The Lancaster Insurance Classic Motor Show: with 65,000 visitors to Birmingham’s NEC in 2014 (a similar figure to last year’s event), the show is confirmed as one of the biggest appointments in the classic car industry.
Some 250 classic car clubs had a presence there, bringing the great majority of the 1,700 classic cars parked on stands for the duration of the show.
Meguiar’s Club Showcase, now in its ninth year, announced a 1969 Ford Cortina Mk2 1600E as the overall winner, pleasing TV presenter, classic car expert and musician Fuzz Townshend: “I vouch for that Cortina deserving the award,” he said. “My workshop, Westgate Classics, painted it a couple of years back, so we know the car is worth it.”
Celebrities? You bet. Apart from Fuzz, who was greeted every 18 seconds, on average, by a member of the public at the show, for a photo or an autograph, actor Steve Coogan, entrepreneur Theo Paphitis and Sir Stirling Moss were seen milling around the show: the first two attended the Silverstone Auctions’ sale, which attained a record-breaking £4m worth of sales. Sir Stirling, true to his proverbial energy, visited many stands among which, the TSSC (Triumph Sports Six Club) with Fuzz himself, as the latter is the Club’s Honorary President. He also dropped by the Allard Sports Cars stand on the opposite end of the show floor, to wish Alan Allard (son of Sydney Allard, founder of the company) every success with his new Palm Beach MkIII. Sir Stirling and Sydney Allard competed against each other in the 1953 Le Mans race.
It wasn’t all about celebrities and famous cars, though: new for this year, the Classic Club Stage showcased seminars, discussions and quizzes, stimulating much interaction with the public. The important issue of the existence of valid apprenticeship schemes to attract young people into an industry which is constantly growing was also highlighted.
Talking about growth, the newly established Jaguar Heritage participated in the show for the first time, reaching out for Jaguar classics’ owners and fans with its range of services, from restoration to parts and maintenance. Car “Zero”, on which the six new Lightweight E-types will be based, had pride of place on the massive stand, pivoting on a rotating platform; proof, if any were needed, that revivals are also on the up, adding to the £3.5b-a-year business that is the classic car industry in the UK.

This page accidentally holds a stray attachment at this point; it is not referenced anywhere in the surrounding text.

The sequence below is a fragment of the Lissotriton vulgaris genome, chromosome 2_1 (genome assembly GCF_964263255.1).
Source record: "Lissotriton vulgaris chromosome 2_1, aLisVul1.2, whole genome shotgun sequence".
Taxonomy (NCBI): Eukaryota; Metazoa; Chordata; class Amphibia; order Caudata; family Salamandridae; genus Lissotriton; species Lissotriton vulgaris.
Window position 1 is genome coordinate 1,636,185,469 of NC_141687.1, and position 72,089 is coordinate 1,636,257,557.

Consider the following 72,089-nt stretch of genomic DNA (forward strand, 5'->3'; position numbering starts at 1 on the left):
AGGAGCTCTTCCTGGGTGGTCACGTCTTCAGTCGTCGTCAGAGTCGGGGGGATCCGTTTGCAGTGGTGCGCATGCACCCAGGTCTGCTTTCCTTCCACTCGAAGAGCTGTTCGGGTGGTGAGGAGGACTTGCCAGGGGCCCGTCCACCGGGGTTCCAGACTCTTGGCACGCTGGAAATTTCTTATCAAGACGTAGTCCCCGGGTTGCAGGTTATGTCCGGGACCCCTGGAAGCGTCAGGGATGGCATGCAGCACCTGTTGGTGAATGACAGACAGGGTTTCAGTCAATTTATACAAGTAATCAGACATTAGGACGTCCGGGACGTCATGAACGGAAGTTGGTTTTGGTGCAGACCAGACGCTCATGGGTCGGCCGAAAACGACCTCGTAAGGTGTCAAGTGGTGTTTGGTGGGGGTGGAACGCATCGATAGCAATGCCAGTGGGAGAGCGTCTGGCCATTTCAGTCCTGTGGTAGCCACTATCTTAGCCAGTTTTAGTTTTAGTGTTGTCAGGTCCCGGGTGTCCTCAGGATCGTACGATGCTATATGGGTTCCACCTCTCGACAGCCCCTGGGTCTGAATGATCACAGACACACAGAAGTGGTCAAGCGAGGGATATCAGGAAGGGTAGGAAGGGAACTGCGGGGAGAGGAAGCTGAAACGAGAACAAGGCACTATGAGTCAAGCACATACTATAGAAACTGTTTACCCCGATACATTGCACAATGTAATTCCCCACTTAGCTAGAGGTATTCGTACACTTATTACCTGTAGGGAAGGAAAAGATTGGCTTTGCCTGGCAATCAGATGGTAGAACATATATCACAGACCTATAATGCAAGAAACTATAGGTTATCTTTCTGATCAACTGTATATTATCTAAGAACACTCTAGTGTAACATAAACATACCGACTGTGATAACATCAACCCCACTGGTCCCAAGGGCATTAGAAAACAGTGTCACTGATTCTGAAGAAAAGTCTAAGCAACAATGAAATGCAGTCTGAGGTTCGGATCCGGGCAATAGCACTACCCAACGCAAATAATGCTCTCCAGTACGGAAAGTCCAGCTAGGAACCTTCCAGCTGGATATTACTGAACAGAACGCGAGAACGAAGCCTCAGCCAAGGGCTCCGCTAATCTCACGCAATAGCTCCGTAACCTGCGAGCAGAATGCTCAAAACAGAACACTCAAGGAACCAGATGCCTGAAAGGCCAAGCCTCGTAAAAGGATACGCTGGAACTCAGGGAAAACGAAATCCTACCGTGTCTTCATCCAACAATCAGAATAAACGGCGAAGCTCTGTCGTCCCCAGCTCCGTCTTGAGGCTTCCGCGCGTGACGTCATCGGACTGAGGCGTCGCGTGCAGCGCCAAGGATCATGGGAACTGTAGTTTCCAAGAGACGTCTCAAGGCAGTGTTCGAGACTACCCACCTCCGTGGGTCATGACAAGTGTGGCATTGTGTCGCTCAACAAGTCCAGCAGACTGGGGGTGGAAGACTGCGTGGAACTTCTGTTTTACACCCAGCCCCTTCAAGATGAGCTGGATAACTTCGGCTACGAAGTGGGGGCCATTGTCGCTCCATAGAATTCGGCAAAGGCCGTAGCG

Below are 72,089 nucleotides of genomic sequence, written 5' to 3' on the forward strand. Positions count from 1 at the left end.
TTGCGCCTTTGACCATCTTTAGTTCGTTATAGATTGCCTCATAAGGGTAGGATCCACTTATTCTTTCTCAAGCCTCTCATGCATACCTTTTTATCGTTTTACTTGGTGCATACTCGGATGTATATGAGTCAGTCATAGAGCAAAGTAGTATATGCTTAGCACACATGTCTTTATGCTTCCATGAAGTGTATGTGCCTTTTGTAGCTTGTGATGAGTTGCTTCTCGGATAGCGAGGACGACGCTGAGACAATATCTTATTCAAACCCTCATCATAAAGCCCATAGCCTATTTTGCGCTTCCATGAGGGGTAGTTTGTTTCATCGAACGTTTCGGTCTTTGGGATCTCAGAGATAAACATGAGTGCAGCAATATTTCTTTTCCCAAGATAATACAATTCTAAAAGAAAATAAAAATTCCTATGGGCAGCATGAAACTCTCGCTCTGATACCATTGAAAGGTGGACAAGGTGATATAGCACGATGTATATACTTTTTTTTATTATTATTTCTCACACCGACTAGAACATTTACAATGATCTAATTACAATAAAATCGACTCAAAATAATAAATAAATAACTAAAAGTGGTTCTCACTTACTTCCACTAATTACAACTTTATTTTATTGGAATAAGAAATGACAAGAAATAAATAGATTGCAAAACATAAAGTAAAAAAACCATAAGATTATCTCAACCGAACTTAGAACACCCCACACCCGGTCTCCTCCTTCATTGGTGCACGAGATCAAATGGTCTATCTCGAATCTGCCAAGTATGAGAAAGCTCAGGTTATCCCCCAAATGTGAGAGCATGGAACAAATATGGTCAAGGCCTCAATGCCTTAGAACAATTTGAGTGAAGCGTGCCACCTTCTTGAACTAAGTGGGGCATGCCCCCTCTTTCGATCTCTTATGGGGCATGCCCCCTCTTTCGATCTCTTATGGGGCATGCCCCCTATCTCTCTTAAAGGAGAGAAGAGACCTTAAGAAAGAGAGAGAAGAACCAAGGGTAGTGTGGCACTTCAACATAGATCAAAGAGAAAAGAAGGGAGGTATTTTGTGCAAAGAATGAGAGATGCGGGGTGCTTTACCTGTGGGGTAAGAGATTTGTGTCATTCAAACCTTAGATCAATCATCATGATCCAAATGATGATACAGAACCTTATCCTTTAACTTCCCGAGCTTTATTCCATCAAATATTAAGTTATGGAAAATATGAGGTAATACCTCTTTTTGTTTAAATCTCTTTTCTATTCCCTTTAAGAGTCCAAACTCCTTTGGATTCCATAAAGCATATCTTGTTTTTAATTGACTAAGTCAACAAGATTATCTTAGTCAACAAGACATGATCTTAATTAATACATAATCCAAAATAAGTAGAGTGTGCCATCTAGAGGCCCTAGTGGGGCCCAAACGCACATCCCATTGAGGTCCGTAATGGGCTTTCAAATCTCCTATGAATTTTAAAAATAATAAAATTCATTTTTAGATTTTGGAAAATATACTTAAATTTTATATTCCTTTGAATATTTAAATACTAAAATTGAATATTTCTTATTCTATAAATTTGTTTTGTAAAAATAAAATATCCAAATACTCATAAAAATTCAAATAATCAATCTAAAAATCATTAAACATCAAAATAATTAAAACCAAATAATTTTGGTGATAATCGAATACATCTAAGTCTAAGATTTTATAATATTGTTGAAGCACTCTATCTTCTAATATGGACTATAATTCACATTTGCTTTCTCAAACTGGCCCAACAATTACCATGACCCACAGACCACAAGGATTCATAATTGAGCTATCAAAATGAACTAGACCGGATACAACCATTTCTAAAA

It wasn’t all British, though: the Maserati Club UK stand competed for size with Jaguar’s, hosting more than 20 classics of all ages and generations, from the famous (Nick Mason-owned) GP-winning 250F to the modern Ghibli.
Other birthdays celebrated at the show included 25 years for the much loved Mazda MX-5 (its Club is ‘only’ 20 years’ old), and 90 years of MG.
There was room at the Classic Motor Show for the pristine restoration of a barn-find Jensen FF, though the final twist, with a loud supercharged sticking out of the bonnet, makes the car (and the company who built it, Bavarez) wade into customized, hot-rod territory; the “FF Silver Slammington”, however, showed that attention for detail is not the exclusive domain of traditional, classic car restorations.
The 2015 Lancaster Insurance Classic Motor Show will be held from 143h to 15th November. For more information, visit www.necclassicmotorshow.com.